Routine eye care important to children’s health

August 18, 2020

August is Children’s Eye Health and Safety Month, which underscores the importance of regular exams for early detection and treatment of visual impairment and disease, along with safety precautions to protect young eyes.

We all know that proper nutrition, physical activity, a good night’s sleep, and emotional well-being are important to a child’s health. Another essential component: regular vision screenings to detect and treat impairments and diseases, as some early eye problems can affect vision for life.

The American Academy of Pediatrics (AAP) recommends eye exams for all children beginning with the first well-baby visit and at regular intervals (or as recommended by their eye doctor) throughout childhood and adolescence. Visual screenings and assessments help detect conditions in children that, if left untreated, might otherwise result in visual impairment, compromised development, and problems with academic performance.

Signs of potential problems

Children’s eyes grow and change as they develop, and a child’s vision can change quickly. Parents and care providers may be the first to notice signs of a potential problem in toddlers, such as abnormal alignment or movement of the eyes (after 6 months of age), constant eye rubbing, extreme light sensitivity, poor visual tracking (following an object), or chronic redness or tearing of the eyes. For school-age children, the inability to see objects at a distance, difficulty reading a blackboard, lack of interest in reading, or sitting too close to the TV may be an indication that something is amiss. Learn more in 20 Things to Know About Children’s Eyes and Vision from the American Academy of Ophthalmology.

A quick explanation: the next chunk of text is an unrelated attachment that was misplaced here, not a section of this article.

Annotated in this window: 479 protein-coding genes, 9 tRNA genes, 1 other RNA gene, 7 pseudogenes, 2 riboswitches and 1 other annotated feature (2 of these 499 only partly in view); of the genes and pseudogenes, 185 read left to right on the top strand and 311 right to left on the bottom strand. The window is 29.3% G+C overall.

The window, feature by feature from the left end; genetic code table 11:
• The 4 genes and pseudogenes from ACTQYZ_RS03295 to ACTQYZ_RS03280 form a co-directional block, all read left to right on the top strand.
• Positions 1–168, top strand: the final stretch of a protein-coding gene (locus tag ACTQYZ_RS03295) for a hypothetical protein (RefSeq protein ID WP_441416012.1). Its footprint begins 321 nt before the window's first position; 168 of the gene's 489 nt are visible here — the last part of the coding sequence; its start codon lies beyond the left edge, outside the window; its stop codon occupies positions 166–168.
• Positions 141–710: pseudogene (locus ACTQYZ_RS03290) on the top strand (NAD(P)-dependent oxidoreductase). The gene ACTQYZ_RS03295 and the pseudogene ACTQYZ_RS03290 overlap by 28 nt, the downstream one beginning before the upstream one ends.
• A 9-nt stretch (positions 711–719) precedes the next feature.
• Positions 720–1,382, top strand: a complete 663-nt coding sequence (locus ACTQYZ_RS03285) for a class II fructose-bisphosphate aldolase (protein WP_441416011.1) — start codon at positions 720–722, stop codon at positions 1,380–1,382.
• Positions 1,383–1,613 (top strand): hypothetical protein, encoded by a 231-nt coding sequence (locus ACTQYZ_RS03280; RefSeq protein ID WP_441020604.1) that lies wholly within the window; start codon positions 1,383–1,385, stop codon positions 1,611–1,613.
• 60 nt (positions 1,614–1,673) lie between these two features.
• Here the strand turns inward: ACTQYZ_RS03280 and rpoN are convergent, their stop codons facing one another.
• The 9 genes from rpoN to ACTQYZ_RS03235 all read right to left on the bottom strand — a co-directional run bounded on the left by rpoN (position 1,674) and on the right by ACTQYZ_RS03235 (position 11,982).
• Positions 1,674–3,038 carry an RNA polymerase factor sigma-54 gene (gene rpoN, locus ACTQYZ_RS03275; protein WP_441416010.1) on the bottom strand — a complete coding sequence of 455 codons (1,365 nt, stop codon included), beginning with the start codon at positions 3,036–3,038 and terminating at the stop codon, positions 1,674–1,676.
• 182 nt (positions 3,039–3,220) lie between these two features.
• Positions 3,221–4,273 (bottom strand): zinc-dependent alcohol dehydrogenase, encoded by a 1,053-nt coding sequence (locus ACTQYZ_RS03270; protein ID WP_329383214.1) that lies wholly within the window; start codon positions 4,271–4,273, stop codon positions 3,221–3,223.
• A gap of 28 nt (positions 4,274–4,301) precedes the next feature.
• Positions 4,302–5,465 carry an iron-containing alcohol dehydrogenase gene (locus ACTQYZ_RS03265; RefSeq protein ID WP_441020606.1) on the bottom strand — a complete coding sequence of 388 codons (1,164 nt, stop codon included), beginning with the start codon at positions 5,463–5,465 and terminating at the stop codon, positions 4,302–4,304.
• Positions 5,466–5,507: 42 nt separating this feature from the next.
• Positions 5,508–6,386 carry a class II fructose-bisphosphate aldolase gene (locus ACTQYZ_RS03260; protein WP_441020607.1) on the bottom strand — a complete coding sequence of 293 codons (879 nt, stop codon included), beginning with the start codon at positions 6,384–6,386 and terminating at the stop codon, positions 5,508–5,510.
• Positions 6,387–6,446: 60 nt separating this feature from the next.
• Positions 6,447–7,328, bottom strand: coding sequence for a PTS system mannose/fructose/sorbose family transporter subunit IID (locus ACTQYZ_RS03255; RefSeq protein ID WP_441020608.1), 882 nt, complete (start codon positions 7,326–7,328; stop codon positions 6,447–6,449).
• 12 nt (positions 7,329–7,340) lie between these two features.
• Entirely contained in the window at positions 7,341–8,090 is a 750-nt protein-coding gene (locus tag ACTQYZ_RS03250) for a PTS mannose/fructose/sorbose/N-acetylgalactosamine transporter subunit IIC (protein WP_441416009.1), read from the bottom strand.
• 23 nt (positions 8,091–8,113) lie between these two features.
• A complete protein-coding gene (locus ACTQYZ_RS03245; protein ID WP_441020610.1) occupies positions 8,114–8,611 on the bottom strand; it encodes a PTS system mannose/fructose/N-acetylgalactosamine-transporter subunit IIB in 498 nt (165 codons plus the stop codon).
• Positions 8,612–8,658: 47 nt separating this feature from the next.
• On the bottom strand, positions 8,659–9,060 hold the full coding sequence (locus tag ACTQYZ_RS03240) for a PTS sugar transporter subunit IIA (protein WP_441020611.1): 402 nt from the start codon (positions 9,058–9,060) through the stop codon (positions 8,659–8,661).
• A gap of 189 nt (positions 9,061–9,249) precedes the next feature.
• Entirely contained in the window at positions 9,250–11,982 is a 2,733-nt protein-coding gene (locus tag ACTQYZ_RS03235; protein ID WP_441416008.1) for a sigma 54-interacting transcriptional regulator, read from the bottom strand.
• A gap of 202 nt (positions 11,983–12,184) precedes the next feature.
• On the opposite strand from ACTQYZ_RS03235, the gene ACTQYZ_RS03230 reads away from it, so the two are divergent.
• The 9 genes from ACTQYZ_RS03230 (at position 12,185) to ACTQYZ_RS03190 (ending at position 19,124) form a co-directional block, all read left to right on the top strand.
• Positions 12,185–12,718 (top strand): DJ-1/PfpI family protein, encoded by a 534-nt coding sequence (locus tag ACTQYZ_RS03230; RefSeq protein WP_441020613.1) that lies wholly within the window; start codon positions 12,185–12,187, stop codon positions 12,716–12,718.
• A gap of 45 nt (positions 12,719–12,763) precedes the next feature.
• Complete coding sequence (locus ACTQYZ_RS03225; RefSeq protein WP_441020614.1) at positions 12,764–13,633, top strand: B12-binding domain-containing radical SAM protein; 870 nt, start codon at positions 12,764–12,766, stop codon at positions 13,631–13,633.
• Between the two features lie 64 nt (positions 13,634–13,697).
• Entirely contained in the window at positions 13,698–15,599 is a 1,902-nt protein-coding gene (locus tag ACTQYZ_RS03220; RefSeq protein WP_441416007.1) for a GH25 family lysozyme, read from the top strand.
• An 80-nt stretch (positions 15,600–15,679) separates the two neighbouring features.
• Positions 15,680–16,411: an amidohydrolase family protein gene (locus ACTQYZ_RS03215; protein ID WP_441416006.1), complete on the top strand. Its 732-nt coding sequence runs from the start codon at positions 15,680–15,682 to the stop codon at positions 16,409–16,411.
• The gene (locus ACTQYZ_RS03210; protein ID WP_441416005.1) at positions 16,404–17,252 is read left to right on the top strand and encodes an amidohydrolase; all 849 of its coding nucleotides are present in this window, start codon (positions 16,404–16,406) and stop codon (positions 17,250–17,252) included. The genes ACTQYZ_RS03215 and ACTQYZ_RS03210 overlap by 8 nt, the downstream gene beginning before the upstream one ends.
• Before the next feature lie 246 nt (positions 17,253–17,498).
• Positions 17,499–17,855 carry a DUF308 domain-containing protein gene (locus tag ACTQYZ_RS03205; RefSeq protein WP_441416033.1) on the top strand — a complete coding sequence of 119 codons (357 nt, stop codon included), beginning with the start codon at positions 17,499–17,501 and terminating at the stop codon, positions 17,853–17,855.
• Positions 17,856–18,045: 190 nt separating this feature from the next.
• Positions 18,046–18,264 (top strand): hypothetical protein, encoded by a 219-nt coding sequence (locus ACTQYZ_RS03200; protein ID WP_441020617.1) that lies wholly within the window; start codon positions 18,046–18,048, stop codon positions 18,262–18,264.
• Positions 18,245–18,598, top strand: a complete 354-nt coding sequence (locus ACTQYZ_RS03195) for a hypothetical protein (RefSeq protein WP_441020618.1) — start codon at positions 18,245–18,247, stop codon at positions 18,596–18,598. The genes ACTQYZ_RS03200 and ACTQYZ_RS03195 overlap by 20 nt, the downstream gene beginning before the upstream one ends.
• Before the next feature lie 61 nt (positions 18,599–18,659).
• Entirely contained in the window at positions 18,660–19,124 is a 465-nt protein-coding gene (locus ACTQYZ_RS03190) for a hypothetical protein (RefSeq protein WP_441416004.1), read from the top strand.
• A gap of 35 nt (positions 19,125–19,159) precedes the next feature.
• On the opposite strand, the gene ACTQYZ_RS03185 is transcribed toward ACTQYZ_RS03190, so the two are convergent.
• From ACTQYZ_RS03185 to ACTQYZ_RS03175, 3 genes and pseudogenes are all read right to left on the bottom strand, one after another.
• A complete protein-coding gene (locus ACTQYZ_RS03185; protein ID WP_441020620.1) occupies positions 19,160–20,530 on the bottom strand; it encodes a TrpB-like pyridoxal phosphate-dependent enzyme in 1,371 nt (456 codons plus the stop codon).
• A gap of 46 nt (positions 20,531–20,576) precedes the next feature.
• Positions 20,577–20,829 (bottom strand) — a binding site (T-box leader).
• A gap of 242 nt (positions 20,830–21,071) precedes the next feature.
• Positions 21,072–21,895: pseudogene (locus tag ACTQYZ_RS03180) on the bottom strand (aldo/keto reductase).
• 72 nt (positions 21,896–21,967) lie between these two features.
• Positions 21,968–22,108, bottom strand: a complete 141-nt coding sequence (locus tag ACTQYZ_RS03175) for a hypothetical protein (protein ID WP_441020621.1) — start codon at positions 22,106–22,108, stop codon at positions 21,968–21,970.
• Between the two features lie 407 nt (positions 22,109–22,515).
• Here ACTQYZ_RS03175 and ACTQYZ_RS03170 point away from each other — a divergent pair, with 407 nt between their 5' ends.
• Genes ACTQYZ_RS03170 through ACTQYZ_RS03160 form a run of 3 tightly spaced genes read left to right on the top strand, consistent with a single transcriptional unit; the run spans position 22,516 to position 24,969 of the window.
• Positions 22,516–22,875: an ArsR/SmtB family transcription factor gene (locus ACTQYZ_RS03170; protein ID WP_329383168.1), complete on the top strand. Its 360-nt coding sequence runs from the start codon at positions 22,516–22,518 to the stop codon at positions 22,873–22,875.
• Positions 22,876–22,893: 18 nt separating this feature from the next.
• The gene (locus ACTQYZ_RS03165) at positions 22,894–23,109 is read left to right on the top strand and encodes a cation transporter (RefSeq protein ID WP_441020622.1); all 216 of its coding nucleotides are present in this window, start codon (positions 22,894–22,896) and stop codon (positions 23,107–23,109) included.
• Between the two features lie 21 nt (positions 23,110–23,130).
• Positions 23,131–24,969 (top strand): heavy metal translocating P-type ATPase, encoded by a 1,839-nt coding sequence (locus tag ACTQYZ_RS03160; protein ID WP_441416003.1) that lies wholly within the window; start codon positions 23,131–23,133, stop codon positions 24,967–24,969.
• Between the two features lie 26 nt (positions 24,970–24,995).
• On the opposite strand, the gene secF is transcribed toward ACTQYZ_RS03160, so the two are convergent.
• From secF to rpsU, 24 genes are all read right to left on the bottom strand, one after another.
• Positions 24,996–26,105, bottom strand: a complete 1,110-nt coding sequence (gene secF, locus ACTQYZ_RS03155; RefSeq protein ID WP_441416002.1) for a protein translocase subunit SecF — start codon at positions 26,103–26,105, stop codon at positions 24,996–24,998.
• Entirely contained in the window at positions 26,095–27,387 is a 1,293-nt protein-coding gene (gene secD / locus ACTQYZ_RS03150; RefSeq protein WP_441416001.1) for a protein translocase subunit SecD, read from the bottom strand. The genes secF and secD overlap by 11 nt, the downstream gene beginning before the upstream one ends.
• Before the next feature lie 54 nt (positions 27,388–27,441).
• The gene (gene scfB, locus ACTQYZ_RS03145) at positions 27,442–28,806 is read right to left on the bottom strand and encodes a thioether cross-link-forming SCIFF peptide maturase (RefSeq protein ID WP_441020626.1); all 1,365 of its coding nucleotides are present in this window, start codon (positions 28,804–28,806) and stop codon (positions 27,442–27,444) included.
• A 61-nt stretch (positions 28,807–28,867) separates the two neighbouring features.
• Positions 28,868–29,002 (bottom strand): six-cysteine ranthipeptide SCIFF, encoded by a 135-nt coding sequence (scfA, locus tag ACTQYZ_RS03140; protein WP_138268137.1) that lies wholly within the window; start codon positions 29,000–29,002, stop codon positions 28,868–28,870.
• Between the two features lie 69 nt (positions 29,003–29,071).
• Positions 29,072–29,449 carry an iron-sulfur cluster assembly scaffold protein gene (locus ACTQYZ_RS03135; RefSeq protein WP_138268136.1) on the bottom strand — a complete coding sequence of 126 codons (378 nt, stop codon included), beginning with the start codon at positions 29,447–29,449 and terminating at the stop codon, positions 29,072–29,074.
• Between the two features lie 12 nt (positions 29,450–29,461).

Routine care and safety precautions

Be sure to make routine vision care and eye checks a part of your child's ongoing care. Medical Plan participants* are automatically enrolled in the VSP vision exam benefit, which covers vision screenings when performed in a doctor’s office by having the child read letters of various sizes on a Snellen chart (and includes instrument vision screening for ages 3, 4, and 5 years). The preventive schedule includes a schedule of covered vision screenings for children ages 3 through 18.

Along with routine eye exams, following these safety precautions can help protect your child’s vision:

  • Buy age-appropriate toys (free from sharp or protruding parts) for toddlers.
  • Insist on protective eyewear for adolescents and teens who participate in sports or recreational activities.
  • Make sunglasses an essential part of any child’s outdoor attire (as early as 6 months), to protect from harmful ultraviolet (UV) light.

For more information about vision benefits, or if you have questions, call the Board at 800-773-7752 (800-PRESPLAN), Monday through Friday, 8:30 a.m. to 7 p.m. ET. To find participating VSP providers, search the VSP website or call VSP at 800-877-7195.

*The vision eye exam benefit is not available to those enrolled in Triple-S, GeoBlue, or the Medicare Supplement Plan. These plans also have preventive care benefits, but coverage details may differ. Consult your plan’s provisions for details.